Scientists say that the largest climate system in the world, the Asian monsoon that brings seasonal rains to the region is as much a result of global climate as topography.
This suggests that increasing atmospheric CO2 will increase the monsoonal precipitation significantly, as has already been experienced in the recent deluges that have flooded cities in the continent, including the recent Kashmir floods.
The study led by University of Arizona shows that the monsoon, believed to be a more recent phenomenon following the uplift of the Tibetan plateau 22 odd million years ago, is actually as old as 40 million years.
The monsoon pattern began when atmospheric CO2 was three to four times greater than it is now. It then weakened 34 million years ago when atmospheric CO2 decreased by 50% and an ice age occurred.
The team's paper was published online in the journal Nature on September 14.
The discovery was made by three teams looking at various aspects of the environment of 40 million years ago.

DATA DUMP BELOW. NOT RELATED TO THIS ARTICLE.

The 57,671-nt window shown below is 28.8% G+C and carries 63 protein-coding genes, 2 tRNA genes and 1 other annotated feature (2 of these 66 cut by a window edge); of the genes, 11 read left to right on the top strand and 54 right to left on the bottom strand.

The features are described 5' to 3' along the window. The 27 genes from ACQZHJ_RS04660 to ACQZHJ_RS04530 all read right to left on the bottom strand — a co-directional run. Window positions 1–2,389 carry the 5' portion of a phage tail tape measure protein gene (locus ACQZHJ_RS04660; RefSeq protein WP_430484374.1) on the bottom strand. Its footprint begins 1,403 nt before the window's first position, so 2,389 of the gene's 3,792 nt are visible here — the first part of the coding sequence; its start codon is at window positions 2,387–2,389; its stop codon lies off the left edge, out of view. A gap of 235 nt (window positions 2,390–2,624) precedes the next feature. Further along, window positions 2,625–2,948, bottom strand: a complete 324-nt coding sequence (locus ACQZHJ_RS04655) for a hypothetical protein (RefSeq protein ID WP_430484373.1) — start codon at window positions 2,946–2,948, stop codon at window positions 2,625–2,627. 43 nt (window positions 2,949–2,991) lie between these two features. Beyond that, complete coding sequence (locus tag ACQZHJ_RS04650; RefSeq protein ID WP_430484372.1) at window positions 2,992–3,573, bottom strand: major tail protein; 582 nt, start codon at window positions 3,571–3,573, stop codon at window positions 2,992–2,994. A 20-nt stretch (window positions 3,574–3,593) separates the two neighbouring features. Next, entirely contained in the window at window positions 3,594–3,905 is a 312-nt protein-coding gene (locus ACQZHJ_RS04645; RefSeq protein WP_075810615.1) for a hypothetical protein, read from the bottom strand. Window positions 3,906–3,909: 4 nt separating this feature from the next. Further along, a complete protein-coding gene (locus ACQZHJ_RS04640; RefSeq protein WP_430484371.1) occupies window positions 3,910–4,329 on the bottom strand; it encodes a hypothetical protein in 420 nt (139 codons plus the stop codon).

Lead author Alexis Licht and team were examining snail and mammal fossils in Myanmar. Another team was studying lake deposits in Xining Basin in central China while the third team created climate simulations of the Asian climate 40 million years ago.
Licht analysed 40-million-year-old freshwater snail shells and teeth of mammals to see what types of oxygen they contained. The ratio of oxygen-18 and oxygen-16 shows whether the animal lived in a relatively wet climate or an arid one. The ratio seen in the fossils showed the region had a seasonal pattern very much like the current monsoon – dry winters and very rainy summers.
The team of researchers working in China found dust deposits dating back to 41 million years, proving monsoon that generates winter winds blowing dust from central Asia to China was in action. The third team's climate simulations indicated strong Asian monsoons 40 million years ago and linked them to atmospheric CO2.